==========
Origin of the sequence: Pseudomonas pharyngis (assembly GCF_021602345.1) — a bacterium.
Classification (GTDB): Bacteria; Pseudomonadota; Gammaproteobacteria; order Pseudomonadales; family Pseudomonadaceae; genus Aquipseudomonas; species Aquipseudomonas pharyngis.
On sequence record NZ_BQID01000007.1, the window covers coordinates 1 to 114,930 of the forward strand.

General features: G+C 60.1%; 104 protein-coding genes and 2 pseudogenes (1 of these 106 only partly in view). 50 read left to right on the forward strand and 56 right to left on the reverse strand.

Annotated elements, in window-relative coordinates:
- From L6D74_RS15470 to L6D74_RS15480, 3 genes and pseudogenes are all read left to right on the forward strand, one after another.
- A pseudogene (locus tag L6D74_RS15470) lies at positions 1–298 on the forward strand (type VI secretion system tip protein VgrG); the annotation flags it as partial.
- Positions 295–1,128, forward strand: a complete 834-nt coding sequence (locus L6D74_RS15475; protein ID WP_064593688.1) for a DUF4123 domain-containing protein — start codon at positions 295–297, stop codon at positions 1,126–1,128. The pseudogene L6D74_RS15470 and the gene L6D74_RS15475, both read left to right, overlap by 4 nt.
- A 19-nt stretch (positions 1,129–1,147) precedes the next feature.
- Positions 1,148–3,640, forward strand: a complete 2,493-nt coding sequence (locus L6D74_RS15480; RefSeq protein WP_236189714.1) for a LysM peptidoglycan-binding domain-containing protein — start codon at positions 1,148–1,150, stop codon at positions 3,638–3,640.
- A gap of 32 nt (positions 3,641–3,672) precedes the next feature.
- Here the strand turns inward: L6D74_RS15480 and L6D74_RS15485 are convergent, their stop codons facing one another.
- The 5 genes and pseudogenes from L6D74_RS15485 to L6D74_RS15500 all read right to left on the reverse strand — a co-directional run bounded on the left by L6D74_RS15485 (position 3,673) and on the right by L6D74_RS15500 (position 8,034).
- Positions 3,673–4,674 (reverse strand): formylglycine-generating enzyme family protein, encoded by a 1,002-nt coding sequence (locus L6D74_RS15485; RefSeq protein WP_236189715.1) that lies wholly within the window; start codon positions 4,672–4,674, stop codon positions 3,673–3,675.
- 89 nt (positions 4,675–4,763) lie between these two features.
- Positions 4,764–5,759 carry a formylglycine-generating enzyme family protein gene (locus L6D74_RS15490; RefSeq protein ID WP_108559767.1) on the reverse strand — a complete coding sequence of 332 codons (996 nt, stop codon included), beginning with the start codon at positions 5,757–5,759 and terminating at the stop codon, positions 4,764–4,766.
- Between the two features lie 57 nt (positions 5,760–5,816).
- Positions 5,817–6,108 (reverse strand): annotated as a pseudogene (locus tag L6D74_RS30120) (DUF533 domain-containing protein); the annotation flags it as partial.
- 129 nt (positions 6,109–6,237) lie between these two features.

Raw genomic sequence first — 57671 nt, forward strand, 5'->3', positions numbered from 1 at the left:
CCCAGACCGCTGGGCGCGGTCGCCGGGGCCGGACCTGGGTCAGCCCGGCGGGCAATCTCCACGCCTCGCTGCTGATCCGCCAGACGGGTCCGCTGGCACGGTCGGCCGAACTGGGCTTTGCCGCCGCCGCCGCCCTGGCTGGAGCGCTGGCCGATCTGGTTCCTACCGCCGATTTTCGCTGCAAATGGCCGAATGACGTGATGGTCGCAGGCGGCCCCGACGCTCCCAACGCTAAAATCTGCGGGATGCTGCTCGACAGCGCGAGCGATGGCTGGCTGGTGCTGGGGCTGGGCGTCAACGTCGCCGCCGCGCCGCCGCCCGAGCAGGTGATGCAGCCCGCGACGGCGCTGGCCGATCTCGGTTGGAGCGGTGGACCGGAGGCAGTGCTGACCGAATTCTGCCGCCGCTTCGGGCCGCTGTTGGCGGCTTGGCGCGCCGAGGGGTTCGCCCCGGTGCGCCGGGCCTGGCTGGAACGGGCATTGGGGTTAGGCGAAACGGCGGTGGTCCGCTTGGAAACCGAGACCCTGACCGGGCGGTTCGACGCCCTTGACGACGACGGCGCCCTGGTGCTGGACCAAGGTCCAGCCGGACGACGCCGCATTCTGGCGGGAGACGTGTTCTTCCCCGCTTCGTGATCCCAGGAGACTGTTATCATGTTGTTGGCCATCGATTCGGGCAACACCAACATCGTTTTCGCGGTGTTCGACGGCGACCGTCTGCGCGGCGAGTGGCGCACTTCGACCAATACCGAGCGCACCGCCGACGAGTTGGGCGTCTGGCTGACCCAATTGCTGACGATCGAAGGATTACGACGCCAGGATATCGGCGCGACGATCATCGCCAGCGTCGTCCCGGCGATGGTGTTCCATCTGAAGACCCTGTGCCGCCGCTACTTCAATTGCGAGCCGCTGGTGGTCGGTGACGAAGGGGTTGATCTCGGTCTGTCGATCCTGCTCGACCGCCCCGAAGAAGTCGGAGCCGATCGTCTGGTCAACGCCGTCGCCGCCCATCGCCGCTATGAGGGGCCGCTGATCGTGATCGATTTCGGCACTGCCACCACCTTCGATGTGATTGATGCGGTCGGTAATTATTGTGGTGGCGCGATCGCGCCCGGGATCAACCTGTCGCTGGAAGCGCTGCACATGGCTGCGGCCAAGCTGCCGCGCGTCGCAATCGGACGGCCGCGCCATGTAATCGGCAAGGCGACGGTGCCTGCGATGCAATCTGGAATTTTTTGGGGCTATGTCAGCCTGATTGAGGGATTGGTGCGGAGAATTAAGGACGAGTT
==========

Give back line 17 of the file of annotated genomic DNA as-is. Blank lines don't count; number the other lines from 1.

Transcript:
- Between the two features lie 57 nt (positions 5,760–5,816).